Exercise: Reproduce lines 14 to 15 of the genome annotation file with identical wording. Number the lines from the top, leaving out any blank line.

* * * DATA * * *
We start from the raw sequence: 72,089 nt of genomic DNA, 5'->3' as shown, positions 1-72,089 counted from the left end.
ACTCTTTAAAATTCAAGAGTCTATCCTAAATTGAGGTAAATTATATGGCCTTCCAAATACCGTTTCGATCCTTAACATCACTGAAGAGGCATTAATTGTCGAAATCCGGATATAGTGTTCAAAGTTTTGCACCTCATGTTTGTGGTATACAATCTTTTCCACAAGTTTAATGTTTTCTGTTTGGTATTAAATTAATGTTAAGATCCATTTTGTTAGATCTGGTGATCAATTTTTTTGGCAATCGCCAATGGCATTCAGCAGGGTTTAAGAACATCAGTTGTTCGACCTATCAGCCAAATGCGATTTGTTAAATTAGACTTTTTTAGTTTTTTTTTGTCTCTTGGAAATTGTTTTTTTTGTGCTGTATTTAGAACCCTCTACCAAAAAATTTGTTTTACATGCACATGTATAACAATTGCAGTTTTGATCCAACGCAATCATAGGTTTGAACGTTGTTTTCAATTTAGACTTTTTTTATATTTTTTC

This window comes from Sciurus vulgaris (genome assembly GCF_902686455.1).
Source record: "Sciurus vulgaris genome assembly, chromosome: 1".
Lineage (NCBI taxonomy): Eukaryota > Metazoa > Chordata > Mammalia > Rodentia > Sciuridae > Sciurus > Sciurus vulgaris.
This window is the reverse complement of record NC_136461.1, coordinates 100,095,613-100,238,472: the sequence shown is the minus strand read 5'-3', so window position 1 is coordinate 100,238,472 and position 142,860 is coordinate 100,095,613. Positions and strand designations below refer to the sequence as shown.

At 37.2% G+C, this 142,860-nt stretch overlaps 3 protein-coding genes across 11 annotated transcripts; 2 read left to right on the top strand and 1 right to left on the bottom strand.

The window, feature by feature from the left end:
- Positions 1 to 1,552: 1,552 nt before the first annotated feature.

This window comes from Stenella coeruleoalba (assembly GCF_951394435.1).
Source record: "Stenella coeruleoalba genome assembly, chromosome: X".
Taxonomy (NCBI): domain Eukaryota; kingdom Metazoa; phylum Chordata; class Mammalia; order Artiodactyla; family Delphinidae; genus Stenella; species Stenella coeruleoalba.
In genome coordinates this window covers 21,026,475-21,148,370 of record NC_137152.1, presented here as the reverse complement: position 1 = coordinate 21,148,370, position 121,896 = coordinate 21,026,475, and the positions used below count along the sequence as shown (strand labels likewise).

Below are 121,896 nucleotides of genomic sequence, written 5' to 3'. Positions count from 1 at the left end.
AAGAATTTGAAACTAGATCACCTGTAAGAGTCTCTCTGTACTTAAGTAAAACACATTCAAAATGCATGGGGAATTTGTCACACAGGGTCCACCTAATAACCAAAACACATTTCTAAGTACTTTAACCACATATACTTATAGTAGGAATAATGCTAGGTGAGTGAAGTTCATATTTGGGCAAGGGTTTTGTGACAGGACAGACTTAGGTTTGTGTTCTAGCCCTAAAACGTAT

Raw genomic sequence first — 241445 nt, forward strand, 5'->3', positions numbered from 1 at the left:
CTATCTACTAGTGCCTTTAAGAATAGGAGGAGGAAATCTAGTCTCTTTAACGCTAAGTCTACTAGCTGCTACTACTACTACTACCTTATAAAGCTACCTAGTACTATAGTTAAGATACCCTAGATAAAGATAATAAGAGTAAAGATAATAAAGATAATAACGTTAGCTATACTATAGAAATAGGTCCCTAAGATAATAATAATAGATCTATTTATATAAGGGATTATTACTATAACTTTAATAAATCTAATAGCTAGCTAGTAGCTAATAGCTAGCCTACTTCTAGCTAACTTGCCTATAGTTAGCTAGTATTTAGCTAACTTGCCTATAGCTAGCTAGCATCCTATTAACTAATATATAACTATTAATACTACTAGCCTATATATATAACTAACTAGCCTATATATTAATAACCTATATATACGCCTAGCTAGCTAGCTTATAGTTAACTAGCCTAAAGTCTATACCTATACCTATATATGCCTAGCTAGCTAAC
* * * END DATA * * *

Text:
Below are 121,896 nucleotides of genomic sequence, written 5' to 3'. Positions count from 1 at the left end.
AAGAATTTGAAACTAGATCACCTGTAAGAGTCTCTCTGTACTTAAGTAAAACACATTCAAAATGCATGGGGAATTTGTCACACAGGGTCCACCTAATAACCAAAACACATTTCTAAGTACTTTAACCACATATACTTATAGTAGGAATAATGCTAGGTGAGTGAAGTTCATATTTGGGCAAGGGTTTTGTGACAGGACAGACTTAGGTTTGTGTTCTAGCCCTAAAACGTAT